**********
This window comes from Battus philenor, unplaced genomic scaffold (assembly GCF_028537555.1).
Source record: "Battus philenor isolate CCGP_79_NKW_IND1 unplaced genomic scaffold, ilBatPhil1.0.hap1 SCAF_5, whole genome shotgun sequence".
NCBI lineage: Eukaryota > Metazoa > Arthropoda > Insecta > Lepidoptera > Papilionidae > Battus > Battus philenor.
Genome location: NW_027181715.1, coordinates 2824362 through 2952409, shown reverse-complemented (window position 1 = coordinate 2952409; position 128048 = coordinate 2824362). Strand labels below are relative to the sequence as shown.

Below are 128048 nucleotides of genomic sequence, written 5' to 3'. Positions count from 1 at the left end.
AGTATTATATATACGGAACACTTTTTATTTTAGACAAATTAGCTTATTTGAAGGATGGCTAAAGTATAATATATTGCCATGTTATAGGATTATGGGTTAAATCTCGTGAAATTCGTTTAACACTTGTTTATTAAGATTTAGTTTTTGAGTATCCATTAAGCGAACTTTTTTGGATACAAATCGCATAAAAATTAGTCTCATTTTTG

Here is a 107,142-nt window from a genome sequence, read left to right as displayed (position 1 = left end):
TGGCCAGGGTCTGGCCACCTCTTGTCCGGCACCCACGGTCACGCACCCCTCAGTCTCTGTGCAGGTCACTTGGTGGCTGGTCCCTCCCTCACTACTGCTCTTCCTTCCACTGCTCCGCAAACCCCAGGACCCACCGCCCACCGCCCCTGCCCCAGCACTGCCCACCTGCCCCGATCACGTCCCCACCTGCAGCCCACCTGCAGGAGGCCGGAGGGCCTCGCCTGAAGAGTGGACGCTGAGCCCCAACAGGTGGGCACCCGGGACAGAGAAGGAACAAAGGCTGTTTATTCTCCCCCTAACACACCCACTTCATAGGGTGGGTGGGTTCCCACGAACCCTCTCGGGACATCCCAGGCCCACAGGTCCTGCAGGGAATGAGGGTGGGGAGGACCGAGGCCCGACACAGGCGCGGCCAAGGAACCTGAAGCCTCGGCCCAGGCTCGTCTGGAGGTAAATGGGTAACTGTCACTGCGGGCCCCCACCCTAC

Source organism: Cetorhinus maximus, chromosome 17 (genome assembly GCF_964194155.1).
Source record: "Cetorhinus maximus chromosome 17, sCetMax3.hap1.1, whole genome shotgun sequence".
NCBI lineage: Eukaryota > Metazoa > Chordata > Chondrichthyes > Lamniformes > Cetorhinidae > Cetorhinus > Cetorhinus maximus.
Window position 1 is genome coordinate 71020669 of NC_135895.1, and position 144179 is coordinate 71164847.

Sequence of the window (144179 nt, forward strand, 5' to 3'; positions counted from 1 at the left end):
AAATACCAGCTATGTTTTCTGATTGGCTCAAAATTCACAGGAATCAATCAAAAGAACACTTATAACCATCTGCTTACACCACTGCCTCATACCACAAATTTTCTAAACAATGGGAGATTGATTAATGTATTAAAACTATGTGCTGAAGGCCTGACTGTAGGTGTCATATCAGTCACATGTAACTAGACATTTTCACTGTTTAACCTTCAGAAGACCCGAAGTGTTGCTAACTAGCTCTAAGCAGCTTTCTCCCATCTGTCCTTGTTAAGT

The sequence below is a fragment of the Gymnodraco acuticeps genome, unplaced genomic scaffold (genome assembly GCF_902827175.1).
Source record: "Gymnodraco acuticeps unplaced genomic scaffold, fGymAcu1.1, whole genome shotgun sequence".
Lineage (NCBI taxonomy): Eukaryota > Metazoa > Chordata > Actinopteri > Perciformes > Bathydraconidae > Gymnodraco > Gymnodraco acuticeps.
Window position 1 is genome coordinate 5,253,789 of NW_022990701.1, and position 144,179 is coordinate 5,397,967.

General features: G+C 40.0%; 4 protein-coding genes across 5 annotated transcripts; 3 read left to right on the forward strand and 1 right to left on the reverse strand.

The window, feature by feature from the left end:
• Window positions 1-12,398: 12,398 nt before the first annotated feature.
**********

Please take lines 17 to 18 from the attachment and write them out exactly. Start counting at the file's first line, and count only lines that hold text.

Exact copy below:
Lineage (NCBI taxonomy): Eukaryota > Metazoa > Chordata > Actinopteri > Perciformes > Bathydraconidae > Gymnodraco > Gymnodraco acuticeps.
Window position 1 is genome coordinate 5,253,789 of NW_022990701.1, and position 144,179 is coordinate 5,397,967.